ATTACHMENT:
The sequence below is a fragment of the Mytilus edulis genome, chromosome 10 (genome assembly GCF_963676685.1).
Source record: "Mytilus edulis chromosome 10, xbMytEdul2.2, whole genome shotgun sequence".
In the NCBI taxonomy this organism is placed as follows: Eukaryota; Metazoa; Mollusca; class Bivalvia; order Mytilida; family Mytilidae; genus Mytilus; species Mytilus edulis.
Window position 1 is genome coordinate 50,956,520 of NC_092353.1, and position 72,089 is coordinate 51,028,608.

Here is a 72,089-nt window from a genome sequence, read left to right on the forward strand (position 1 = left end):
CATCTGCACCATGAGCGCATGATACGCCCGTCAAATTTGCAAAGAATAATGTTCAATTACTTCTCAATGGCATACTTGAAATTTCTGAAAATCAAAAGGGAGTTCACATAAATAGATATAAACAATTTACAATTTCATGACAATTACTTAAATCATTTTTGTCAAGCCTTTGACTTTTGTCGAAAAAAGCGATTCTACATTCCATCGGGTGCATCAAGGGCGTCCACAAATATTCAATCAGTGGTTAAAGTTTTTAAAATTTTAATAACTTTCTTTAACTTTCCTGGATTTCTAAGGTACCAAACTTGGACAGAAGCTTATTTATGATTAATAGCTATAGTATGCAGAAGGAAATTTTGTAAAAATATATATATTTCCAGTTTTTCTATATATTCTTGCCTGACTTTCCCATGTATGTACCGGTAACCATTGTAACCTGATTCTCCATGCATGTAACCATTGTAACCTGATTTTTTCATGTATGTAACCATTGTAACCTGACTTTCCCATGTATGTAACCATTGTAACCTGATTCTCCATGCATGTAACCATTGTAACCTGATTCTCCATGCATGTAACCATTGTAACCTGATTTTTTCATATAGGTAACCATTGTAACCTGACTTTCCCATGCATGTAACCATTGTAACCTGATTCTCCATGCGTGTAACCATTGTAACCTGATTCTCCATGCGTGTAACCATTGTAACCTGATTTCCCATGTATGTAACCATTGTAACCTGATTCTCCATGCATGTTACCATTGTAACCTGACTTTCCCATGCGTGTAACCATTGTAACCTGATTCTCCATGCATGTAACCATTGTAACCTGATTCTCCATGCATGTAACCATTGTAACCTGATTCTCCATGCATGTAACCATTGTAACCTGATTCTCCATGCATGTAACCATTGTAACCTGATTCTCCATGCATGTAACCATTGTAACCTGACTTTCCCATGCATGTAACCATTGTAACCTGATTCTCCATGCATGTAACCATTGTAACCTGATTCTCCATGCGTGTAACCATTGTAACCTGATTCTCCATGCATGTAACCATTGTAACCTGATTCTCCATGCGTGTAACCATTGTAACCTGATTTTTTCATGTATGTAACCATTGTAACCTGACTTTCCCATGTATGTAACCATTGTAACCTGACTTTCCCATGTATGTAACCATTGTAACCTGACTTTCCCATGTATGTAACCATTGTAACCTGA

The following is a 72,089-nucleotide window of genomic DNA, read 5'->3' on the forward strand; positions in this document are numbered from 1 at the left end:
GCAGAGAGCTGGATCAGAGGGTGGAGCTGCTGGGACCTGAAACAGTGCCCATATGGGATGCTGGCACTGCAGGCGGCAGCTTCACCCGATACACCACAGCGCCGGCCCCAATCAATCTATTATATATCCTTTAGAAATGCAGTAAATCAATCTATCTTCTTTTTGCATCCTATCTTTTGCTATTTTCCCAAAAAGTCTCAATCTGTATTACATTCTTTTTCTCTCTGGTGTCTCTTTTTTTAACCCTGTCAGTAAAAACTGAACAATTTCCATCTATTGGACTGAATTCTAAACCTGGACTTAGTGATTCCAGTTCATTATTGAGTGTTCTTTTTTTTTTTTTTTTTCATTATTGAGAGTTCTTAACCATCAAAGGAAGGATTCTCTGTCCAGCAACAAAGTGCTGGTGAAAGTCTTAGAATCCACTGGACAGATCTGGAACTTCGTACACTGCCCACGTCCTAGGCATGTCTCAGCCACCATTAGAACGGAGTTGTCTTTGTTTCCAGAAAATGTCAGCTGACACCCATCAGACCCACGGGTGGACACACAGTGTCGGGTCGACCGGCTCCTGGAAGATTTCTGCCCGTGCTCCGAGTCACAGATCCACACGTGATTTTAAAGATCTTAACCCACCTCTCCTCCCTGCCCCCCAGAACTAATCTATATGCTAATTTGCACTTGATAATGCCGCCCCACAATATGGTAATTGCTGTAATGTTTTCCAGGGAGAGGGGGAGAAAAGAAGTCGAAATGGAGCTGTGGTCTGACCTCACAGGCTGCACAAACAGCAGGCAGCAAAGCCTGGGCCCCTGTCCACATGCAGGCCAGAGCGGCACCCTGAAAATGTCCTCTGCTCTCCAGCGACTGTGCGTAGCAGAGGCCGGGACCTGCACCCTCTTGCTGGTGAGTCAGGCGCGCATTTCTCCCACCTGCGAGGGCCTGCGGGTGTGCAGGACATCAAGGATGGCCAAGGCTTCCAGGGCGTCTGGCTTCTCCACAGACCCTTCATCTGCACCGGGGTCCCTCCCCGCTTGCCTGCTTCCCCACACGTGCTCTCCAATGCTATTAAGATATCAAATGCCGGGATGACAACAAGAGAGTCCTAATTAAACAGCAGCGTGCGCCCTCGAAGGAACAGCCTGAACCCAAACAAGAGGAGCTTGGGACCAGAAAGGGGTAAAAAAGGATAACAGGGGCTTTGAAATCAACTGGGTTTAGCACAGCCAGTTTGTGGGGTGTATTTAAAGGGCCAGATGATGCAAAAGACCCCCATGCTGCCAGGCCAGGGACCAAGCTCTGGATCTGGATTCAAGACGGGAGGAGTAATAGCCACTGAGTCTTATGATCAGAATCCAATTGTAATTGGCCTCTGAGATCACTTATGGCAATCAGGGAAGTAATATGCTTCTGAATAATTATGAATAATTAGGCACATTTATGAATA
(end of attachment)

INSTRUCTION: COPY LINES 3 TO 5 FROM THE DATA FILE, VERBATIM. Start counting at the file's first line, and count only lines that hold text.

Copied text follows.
In the NCBI taxonomy this organism is placed as follows: Eukaryota; Metazoa; Mollusca; class Bivalvia; order Mytilida; family Mytilidae; genus Mytilus; species Mytilus edulis.
Window position 1 is genome coordinate 50,956,520 of NC_092353.1, and position 72,089 is coordinate 51,028,608.

Here is a 72,089-nt window from a genome sequence, read left to right on the forward strand (position 1 = left end):